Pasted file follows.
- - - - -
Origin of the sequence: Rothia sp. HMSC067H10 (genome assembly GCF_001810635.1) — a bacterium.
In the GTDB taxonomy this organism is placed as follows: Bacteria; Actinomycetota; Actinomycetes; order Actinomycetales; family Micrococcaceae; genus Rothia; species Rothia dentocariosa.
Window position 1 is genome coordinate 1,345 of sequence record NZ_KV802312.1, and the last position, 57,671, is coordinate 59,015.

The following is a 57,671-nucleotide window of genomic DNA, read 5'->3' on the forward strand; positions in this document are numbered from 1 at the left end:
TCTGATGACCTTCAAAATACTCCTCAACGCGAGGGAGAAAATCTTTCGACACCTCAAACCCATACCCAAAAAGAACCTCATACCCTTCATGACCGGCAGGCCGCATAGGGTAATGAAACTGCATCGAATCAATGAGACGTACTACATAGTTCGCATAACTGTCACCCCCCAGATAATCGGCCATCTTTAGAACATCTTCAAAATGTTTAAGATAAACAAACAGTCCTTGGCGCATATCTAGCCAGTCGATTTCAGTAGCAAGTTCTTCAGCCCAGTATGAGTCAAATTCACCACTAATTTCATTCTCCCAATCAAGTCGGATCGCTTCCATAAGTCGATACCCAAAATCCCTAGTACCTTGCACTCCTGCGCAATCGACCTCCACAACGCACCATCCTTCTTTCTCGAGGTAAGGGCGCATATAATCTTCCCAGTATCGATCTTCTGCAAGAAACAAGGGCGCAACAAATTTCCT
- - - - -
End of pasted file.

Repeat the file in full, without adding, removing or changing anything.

Origin of the sequence: Rothia sp. HMSC067H10 (genome assembly GCF_001810635.1) — a bacterium.
In the GTDB taxonomy this organism is placed as follows: Bacteria; Actinomycetota; Actinomycetes; order Actinomycetales; family Micrococcaceae; genus Rothia; species Rothia dentocariosa.
Window position 1 is genome coordinate 1,345 of sequence record NZ_KV802312.1, and the last position, 57,671, is coordinate 59,015.

The following is a 57,671-nucleotide window of genomic DNA, read 5'->3' on the forward strand; positions in this document are numbered from 1 at the left end:
TCTGATGACCTTCAAAATACTCCTCAACGCGAGGGAGAAAATCTTTCGACACCTCAAACCCATACCCAAAAAGAACCTCATACCCTTCATGACCGGCAGGCCGCATAGGGTAATGAAACTGCATCGAATCAATGAGACGTACTACATAGTTCGCATAACTGTCACCCCCCAGATAATCGGCCATCTTTAGAACATCTTCAAAATGTTTAAGATAAACAAACAGTCCTTGGCGCATATCTAGCCAGTCGATTTCAGTAGCAAGTTCTTCAGCCCAGTATGAGTCAAATTCACCACTAATTTCATTCTCCCAATCAAGTCGGATCGCTTCCATAAGTCGATACCCAAAATCCCTAGTACCTTGCACTCCTGCGCAATCGACCTCCACAACGCACCATCCTTCTTTCTCGAGGTAAGGGCGCATATAATCTTCCCAGTATCGATCTTCTGCAAGAAACAAGGGCGCAACAAATTTCCT